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OPHTHALMIC IMAGE
Year : 2022  |  Volume : 60  |  Issue : 1  |  Page : 124

Coincidental finding of pars plana primary neuro-epithelial cyst in an elderly woman with aqueous misdirection syndrome


Department of Glaucoma, Aravind Eye Hospital and Postgraduate Research Institute, Madurai, Tamil Nadu, India

Date of Submission19-Jun-2021
Date of Decision15-Oct-2021
Date of Acceptance16-Oct-2021
Date of Web Publication22-Mar-2022

Correspondence Address:
Dr. Sharmila Rajendrababu
Department of Glaucoma, Aravind Eye Hospital and Postgraduate Research Institute, Anna Nagar, Madurai - 625 020, Tamil Nadu
India
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Source of Support: None, Conflict of Interest: None


DOI: 10.4103/tjosr.tjosr_87_21

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How to cite this article:
Rajendrababu S, Senthilkumar VA. Coincidental finding of pars plana primary neuro-epithelial cyst in an elderly woman with aqueous misdirection syndrome. TNOA J Ophthalmic Sci Res 2022;60:124

How to cite this URL:
Rajendrababu S, Senthilkumar VA. Coincidental finding of pars plana primary neuro-epithelial cyst in an elderly woman with aqueous misdirection syndrome. TNOA J Ophthalmic Sci Res [serial online] 2022 [cited 2022 Jun 29];60:124. Available from: https://www.tnoajosr.com/text.asp?2022/60/1/124/340375



A 70-year-old elderly woman, a known case of aqueous misdirection syndrome in the left eye (LE) on topical steroids, cycloplegics, and ocular hypotensive agents came to us for the follow-up visit. Her best-corrected visual acuity and intraocular pressure (IOP) in LE were 2/60 and 32 mmHg. Anterior-segment evaluation LE revealed circumcorneal congestion with a shallow anterior chamber [Figure 1]a. Ultrasound microscopy (UBM) showed a well-defined cystic lesion with clear intracavitary fluid in the region of pars plana suggestive of primary neuroepithelial cyst [[Figure 1]b-white arrowheads]. Marigo et al. detected the presence of neuroepithelial cysts using UBM in 83.3% patients, of which 6.8% were noted to be in the pars plana region.[1],[2] The presence of pars plana cyst in this patient is purely coincidental, and there is no significant relevance with aqueous misdirection syndrome. However, we presumed that the presence of ciliary body (CB) cyst in a patient with chronic angle closure could have worsened the trabecular meshwork outflow obstruction. Hence, she underwent partial diode cyclophotocoagulation for IOP control and needs close monitoring of IOP every 2–3 months.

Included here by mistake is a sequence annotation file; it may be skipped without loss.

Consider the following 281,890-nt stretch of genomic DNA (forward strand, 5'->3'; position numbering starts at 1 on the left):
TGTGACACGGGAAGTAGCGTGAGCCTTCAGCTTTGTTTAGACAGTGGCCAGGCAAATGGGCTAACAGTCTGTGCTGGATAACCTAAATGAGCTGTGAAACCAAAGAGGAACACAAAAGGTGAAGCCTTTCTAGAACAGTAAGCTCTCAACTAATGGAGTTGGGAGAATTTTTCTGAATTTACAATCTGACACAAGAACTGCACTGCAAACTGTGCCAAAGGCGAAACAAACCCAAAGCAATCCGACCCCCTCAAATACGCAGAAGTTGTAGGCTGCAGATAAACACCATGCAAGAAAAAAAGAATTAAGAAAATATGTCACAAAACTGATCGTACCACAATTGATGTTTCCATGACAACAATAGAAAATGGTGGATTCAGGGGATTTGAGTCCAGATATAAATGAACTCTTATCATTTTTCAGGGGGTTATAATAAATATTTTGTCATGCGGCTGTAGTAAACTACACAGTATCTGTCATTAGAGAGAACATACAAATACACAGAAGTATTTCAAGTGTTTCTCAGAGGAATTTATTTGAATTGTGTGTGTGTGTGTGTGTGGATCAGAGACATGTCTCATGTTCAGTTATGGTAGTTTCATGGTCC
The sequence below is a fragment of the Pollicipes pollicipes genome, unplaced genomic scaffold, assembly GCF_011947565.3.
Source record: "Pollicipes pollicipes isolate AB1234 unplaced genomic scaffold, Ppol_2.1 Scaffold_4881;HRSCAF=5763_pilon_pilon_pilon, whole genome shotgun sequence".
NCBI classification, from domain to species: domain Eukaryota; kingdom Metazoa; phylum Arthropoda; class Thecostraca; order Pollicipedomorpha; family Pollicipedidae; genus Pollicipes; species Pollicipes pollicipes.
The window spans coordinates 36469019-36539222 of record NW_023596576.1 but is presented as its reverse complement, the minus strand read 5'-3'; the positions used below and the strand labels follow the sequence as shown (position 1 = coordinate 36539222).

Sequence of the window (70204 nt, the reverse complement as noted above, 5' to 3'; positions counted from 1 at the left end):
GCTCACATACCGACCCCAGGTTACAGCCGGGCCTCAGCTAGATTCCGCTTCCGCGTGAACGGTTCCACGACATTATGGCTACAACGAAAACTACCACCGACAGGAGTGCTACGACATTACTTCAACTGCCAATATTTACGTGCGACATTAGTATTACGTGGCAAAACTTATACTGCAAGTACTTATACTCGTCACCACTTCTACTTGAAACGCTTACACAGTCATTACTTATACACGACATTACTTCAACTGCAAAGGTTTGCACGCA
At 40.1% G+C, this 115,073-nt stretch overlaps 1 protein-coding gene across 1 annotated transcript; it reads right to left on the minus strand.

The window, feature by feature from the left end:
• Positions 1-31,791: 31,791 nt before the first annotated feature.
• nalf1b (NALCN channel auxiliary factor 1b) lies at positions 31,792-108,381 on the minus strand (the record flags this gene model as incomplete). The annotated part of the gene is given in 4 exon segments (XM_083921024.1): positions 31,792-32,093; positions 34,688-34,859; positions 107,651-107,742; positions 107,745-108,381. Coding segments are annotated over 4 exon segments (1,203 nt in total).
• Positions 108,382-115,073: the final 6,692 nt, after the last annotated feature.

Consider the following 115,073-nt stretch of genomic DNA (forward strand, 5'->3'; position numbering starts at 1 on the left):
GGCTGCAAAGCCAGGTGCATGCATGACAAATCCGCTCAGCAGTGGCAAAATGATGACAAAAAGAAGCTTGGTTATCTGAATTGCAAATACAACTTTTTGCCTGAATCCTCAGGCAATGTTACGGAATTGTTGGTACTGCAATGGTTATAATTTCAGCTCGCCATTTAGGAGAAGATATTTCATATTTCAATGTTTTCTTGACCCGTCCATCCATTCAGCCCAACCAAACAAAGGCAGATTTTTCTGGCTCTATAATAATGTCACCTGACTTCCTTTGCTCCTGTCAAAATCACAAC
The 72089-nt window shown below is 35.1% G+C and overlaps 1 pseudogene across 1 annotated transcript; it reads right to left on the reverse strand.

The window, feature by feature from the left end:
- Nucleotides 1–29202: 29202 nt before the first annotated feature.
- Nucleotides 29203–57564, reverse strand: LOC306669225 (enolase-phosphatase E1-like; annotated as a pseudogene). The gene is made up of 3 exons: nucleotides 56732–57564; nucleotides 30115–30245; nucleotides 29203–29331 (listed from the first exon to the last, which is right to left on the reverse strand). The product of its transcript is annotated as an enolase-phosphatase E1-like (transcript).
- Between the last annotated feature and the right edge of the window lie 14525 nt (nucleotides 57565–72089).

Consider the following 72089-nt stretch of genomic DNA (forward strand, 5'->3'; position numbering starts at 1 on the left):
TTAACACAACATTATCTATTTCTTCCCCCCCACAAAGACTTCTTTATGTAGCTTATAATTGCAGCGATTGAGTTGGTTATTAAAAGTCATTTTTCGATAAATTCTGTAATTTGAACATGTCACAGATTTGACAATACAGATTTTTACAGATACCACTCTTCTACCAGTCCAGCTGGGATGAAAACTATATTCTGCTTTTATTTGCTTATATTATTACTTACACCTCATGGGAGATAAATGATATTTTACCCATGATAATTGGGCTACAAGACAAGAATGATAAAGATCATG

Figure 1: (a) Slit-lamp image of the left eye showing circumcorneal congestion with a shallow anterior chamber depth both centrally and peripherally and stromal edema. (b) Ultrasound microscopy image of the left eye showing anterior shift of the iris-lens diaphragm, absent ciliary sulcus with well-defined cystic lesion with clear intracavitary fluid in the region of pars plana suggestive of primary neuroepithelial cyst (white arrowheads)

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Declaration of patient consent

The authors certify that they have obtained all appropriate patient consent forms. In the form the patient (s) has/have given his/her/their consent for his/her/their images and other clinical information to be reported in the journal. The patients understand that their names and initials will not be published and due efforts will be made to conceal their identity, but anonymity cannot be guaranteed.

Financial support and sponsorship

Nil.

Conflicts of interest

There are no conflicts of interest.



 
  References Top

1.
Marigo FA, Esaki K, Finger PT, Ishikawa H, Greenfield DS, Liebmann JM, et al. Differential diagnosis of anterior segment cysts by ultrasound biomicroscopy. Ophthalmology 1999;106:2131-5.  Back to cited text no. 1
    
2.
Kumar V, Kumar P, Roy S, Padhy SK. Pars plana cysts. Ophthalmic Surg Lasers Imaging Retina 2018;49:e169-70.  Back to cited text no. 2
    


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